Series Review: In The Flesh

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In The Flesh is the new 3 part series aired on BBC3. It is set in the fictional community on Roarton which is rebuilding after a zombie apocalypse,  The nicely named “rising”. The “rotters” or PDS suffers are being reintroduced into society after months of treatment and medication.

Main character Kieran Walker (Luke Newberry) who is being reintroduced to his family after being treated for Partially Deceased Syndrome (PDS) in Norfolk. Picked up by his dad (Alan Pardew look alike Steve Cooper) and mom (Marie Critchley). When he returns to his home in Roarton he is faced with his own demons from before his death and the danger of the Human Volunteer Force that his sister Jem (Harriet Cains) is part of. The leader of the HVF, the local vicer (Kenneth Cranham) and his second in command Bill Macy (Steve Evats) spread hate about the returning rotters.

The whole idea of In The Flesh is refreshingly unique. What we needed as viewers was another stereotypical undead show. Even when in zombie form there is something very different about the PDS suffers, they hunt together and seem to have some sort of cognition. We see an adult a child rotter in the second episode and there seems to be a primitive relationship between them. Something very different from the usual eat, eat, eat policy we get in all other zombie media.

The writers do a good job of giving us a feel for how bad and horrific the “rising” actually was without showing us what happened. The way Kieran’s mother tooled up and was ready for action and violence, even killing if she had too portrayed the true horror that “the rising” must have been like without using big budget effects and taking time out of the plot to show zombies eating people.

What sets In The Flesh apart is that it doesn’t just look a zombies and rebuilding life post-undead there are other issues explored. The local vicar and leader of the Human Volunteer Force seems to be forcing his close minded, ill informed hatred onto the rest of the town with simple scare tactics and this allows the show to explore other issues. Those of minority discrimination, whether they be PDS sufferers or people from other minorities. Hats off to the writers and producers as what is explored and hinted at is a soft topic and could have led to some negativity but it was pulled off well and the issues were dealt with very well.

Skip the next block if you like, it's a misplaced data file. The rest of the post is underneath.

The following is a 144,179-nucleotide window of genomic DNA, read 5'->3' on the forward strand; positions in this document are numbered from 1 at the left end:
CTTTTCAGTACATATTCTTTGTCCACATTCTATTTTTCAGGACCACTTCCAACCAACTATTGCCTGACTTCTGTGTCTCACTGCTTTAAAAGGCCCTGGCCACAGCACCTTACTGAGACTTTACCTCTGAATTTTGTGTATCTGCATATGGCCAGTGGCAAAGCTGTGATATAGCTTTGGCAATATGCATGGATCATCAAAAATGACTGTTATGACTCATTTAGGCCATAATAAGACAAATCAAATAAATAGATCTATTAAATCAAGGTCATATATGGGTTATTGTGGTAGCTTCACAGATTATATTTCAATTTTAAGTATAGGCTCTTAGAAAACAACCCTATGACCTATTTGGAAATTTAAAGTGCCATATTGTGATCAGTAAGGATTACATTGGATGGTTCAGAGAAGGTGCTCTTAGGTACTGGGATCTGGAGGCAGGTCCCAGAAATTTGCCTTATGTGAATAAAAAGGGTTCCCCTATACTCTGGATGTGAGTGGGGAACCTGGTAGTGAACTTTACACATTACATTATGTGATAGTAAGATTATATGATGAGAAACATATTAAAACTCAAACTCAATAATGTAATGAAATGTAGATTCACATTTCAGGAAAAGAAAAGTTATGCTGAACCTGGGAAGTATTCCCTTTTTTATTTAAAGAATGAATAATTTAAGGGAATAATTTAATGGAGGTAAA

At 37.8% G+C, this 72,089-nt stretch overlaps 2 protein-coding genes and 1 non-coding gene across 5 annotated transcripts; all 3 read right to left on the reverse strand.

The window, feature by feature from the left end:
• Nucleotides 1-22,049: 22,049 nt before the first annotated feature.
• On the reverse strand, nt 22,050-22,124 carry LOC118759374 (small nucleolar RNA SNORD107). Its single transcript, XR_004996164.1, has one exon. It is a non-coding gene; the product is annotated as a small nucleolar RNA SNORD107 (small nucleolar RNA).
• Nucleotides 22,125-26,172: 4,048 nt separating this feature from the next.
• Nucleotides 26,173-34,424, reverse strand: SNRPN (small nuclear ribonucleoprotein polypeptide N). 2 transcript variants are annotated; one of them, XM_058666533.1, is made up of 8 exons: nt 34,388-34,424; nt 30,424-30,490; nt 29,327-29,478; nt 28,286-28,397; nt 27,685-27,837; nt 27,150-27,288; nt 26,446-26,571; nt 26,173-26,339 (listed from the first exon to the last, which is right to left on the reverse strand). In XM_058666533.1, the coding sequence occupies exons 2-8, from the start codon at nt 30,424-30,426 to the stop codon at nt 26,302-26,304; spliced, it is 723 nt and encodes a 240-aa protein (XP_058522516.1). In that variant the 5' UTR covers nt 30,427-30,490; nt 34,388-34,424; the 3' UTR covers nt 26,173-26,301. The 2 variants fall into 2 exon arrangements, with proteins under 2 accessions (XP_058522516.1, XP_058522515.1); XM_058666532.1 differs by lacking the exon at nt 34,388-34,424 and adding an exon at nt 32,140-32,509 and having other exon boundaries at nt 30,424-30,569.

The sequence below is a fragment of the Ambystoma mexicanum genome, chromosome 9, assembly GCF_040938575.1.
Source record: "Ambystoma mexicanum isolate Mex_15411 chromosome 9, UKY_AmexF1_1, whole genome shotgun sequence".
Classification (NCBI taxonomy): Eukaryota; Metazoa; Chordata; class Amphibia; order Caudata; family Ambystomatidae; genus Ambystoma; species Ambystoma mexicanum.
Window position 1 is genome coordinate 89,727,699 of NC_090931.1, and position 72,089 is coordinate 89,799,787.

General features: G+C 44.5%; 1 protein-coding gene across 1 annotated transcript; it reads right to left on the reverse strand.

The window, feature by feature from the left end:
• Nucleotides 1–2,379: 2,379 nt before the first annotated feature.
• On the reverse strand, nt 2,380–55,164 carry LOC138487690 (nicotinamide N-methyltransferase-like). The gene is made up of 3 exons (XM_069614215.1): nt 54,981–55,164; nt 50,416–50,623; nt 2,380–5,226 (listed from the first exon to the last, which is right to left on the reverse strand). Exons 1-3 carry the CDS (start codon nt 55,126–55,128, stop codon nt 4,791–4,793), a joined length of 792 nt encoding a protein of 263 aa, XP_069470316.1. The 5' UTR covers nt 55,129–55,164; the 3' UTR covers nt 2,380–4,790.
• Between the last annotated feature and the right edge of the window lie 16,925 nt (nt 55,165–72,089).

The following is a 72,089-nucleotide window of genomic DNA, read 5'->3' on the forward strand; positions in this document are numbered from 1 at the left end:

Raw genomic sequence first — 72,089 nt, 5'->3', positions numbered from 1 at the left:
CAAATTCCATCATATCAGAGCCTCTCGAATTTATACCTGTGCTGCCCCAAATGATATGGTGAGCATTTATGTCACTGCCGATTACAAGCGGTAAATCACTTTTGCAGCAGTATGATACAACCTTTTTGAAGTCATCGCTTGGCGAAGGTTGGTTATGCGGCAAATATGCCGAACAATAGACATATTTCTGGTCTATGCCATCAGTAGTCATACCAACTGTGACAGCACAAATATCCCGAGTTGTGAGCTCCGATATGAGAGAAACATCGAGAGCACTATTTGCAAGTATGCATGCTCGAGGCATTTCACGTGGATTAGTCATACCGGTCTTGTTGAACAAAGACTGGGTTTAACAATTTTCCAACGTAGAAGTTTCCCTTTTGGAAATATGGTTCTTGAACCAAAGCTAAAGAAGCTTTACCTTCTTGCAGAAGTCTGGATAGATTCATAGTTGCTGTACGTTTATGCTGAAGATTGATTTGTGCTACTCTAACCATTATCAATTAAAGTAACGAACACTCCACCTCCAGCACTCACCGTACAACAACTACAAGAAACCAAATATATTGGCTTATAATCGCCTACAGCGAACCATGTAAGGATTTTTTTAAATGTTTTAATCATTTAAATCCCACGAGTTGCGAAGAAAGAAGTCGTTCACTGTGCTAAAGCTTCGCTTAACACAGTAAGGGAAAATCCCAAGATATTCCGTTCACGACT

One draw back of In The Flesh was that when we did see flashbacks of Kieran, Amy and others in their undead state they looked almost comical. For example Kieran looked like a poorly made Frankenstein from a local theatre production, because of this I struggled to take any of the scenes involving “rabid rotters” seriously.

The last episode of the series has left me with a problem. I’m not sure if I would like to see another series. Writer Dominic Mitchell has very cleverly left a few avenues to explore with future series and there are a lot of questions that I would like to see answered but will they work? or would it just seem like they are fleshing it out and just squeezing every ounce left out of it.

That aside In The Flesh is an excellent mini series, a breathe of fresh air in the undead genre and the finale is almost inappropriately emotional. I did not expect to almost cry as much as I did.

 

 

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